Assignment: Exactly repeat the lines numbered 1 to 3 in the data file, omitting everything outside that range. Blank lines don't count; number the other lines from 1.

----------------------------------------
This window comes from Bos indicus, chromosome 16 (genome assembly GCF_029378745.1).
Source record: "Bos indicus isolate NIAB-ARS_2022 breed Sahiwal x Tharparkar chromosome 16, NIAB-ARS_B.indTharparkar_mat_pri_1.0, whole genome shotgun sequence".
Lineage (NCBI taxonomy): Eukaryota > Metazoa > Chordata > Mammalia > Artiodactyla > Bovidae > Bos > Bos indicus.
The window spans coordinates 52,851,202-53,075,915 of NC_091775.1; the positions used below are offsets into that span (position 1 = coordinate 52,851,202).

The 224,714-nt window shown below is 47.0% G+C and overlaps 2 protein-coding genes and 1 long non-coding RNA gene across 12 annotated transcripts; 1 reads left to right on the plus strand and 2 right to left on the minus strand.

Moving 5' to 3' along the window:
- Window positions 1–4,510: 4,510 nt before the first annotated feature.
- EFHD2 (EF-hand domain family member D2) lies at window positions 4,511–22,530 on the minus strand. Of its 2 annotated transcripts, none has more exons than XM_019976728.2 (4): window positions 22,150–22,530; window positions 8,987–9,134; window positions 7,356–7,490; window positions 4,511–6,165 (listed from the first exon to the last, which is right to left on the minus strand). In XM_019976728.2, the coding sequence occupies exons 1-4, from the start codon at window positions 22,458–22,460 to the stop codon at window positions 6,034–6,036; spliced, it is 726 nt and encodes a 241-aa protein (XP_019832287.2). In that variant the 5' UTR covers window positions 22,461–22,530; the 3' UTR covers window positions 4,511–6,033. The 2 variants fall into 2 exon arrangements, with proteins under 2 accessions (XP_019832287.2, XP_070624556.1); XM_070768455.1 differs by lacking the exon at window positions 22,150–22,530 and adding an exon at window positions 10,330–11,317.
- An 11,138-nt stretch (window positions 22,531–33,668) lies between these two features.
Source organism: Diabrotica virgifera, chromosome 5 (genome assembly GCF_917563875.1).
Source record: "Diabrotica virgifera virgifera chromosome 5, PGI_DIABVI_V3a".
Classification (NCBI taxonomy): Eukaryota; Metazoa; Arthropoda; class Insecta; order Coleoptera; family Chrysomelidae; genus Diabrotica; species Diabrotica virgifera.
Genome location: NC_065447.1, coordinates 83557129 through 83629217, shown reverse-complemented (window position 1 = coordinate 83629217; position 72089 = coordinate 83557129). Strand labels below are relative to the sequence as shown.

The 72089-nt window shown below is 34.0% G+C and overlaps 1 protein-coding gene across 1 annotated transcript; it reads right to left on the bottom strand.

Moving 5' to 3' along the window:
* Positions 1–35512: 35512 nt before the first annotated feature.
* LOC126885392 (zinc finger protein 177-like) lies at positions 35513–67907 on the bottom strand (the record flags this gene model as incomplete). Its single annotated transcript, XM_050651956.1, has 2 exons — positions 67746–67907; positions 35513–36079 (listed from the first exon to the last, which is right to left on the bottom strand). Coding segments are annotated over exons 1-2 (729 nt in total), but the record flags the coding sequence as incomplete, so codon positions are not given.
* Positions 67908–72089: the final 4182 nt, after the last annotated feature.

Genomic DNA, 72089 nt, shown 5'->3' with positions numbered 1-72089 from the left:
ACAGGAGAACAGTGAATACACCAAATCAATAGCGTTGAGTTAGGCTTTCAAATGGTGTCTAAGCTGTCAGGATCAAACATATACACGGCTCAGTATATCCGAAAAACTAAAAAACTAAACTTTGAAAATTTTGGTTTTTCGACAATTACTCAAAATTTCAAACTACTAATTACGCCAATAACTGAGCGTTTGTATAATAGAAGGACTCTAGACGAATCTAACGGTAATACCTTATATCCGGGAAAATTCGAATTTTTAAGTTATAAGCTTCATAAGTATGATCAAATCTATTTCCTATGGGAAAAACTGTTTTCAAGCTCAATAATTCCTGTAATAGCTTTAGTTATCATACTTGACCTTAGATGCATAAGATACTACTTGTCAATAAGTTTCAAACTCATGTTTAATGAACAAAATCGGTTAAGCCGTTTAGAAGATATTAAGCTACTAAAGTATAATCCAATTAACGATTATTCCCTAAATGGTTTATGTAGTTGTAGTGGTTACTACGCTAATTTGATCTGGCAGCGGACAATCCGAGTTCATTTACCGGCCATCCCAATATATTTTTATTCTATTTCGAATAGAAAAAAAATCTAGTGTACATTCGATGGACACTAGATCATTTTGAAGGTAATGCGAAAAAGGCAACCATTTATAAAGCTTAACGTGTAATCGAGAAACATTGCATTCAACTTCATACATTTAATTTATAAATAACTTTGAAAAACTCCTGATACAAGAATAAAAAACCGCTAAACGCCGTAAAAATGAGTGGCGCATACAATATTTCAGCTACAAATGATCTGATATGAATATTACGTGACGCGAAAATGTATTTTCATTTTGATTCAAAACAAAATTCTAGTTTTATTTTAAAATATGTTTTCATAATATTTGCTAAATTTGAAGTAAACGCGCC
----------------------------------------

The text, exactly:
This window comes from Bos indicus, chromosome 16 (genome assembly GCF_029378745.1).
Source record: "Bos indicus isolate NIAB-ARS_2022 breed Sahiwal x Tharparkar chromosome 16, NIAB-ARS_B.indTharparkar_mat_pri_1.0, whole genome shotgun sequence".
Lineage (NCBI taxonomy): Eukaryota > Metazoa > Chordata > Mammalia > Artiodactyla > Bovidae > Bos > Bos indicus.